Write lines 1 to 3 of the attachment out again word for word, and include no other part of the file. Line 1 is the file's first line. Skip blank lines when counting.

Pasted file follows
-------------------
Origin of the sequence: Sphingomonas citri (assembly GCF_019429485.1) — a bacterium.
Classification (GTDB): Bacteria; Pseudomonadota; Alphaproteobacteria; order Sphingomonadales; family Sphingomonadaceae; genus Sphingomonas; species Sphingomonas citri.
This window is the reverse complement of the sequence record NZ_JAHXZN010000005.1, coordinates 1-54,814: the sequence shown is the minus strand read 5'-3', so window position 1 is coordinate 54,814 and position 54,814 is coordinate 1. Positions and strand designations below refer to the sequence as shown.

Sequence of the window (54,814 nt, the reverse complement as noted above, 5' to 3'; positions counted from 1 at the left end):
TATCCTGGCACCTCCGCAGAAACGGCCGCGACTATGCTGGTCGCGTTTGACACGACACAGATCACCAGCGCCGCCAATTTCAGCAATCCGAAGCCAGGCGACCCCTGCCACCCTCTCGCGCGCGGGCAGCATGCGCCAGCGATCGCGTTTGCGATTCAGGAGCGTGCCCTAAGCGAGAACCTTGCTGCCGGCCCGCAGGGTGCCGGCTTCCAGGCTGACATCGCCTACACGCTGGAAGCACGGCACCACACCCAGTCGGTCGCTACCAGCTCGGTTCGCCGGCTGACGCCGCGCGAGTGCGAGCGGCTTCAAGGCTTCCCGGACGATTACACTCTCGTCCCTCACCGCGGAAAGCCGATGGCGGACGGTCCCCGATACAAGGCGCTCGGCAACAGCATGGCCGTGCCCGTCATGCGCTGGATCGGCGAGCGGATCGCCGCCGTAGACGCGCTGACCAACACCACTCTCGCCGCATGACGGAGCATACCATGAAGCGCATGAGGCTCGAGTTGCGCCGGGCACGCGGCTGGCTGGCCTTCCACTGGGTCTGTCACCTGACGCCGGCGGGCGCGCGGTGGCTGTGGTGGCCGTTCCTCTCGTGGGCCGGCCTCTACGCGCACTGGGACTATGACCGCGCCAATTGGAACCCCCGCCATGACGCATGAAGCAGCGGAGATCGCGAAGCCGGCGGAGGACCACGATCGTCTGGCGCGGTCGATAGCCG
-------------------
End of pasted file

Origin of the sequence: Sphingomonas citri (assembly GCF_019429485.1) — a bacterium.
Classification (GTDB): Bacteria; Pseudomonadota; Alphaproteobacteria; order Sphingomonadales; family Sphingomonadaceae; genus Sphingomonas; species Sphingomonas citri.
This window is the reverse complement of the sequence record NZ_JAHXZN010000005.1, coordinates 1-54,814: the sequence shown is the minus strand read 5'-3', so window position 1 is coordinate 54,814 and position 54,814 is coordinate 1. Positions and strand designations below refer to the sequence as shown.